Options for Further Education

The presidents and CEOs of organizations often preach about the value of a liberal arts education, but someone forgot to tell the recruiters - they are still looking for people with specific skill sets who they don’t have to train and can be productive quickly. Having completed your undergraduate degree or high school diploma, you may want to consider increasing your chances at career success by taking one of the following education paths:

  • ­a college program
  • ­a professional undergraduate - or graduate-level program (e.g., journalism, speech pathology, pharmacy, law, etc.)
  • ­an academic graduate program (Master’s or Ph.D) to provide you with more depth in your subject area
  • ­specialized workshops (e.g., The Banff Centre workshops in creative writing, publishing, acting, etc.), or professional development seminars in areas such as desktop publishing or presentation and time management skills.

Each of these has its merits, depending on your objectives. Obtaining further education will provide you with more marketable skills and knowledge that will generally enhance your career opportunities (and your salary).

A community-college diploma or certificate is particularly useful if the occupation you want requires very specific skills; for example, dental technologist, environmental technician, etc. Most community college programs admit candidates directly after high school, although some offer graduate diplomas that require an undergraduate degree as a prerequisite.

It is becoming more common for students with undergraduate degrees to combine their degree with a college program. This is a very useful combination of theory and practice. Colleges provide the practical skills you might not have learned in your undergraduate program. Also, some college diplomas include a practicum or internship which offers you valuable experience, making the transition into the work place easier. For students who are particularly interested in research or want more depth of knowledge about a certain area in their subject, an academic graduate degree is the path to pursue. The basic difference between an academic graduate program and a professional program is that the former builds directly on the academic knowledge gained in an undergraduate degree; there’s a direct link between the two levels. If you studied history at the undergraduate level, for example, you could then move on to an in-depth study of something as specific as “Anarchism and the Russian Revolution” or “The Political Economy of Housing Reform in Toronto, 1900-1921.” A professional school, on the other hand, doesn’t require a direct link between the undergraduate level and the professional program. You could, for example, be admitted to law school or to a professional program in journalism with a background in chemistry.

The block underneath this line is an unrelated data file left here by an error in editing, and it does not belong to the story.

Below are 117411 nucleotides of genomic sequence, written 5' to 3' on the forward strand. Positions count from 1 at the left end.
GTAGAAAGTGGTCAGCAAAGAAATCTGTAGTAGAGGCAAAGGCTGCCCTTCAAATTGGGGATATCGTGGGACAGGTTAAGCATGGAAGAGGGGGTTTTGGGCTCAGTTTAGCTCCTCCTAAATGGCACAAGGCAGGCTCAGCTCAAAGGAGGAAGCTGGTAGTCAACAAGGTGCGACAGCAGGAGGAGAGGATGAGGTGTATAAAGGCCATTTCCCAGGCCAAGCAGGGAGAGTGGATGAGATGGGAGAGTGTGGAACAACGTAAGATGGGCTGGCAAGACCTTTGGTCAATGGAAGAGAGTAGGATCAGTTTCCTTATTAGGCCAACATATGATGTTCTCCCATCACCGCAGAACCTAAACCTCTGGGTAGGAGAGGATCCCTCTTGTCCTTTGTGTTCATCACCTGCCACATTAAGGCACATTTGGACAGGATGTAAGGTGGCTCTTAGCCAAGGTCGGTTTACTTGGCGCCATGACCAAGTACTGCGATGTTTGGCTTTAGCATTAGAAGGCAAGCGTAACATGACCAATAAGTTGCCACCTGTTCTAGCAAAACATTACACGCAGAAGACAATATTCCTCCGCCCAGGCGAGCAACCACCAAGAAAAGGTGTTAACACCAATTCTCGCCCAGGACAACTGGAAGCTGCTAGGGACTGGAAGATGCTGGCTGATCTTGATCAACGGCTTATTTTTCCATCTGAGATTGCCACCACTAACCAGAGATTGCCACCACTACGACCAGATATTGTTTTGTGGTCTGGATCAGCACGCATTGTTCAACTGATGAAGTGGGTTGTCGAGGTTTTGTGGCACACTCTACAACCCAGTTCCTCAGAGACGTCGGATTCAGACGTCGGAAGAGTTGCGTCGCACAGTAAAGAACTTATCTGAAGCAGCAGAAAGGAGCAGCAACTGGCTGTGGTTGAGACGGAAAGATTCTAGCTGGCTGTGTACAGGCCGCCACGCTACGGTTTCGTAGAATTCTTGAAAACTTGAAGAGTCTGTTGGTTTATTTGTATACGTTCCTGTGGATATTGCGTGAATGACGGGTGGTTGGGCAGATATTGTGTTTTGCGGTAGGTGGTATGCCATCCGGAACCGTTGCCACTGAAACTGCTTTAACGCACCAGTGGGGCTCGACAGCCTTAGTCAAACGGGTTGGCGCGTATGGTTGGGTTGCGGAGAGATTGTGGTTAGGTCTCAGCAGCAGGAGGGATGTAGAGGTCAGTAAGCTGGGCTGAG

Think of your undergraduate degree or high school education as a building block on which you can add complementary college or professional programs. The following two scenarios are examples of this.

Scenario A
Journalism, for example, may not seem a logical choice if you have a degree in Art History. But a journalist who can write intelligently about the arts scene is a valuable asset to a specialty arts and entertainment magazine. Your degree in Art History has given you the knowledge base, and journalism provides a skill set that leverages that background.

Look for synergy, where the combination of dissimilar parts is greater than their sum.

Scenario B
A high school student who has a passion for working behind the scenes in the school’s theatre productions might combine this interest with a college or university program in arts management. Here, their appreciation for the arts would be valued.

The key to any combination is your enthusiasm and how marketable your background is.

Whatever your choice, you can begin your research into further education options at your school’s guidance or career centre, or use the addresses in this book to request detailed information from specific programs.

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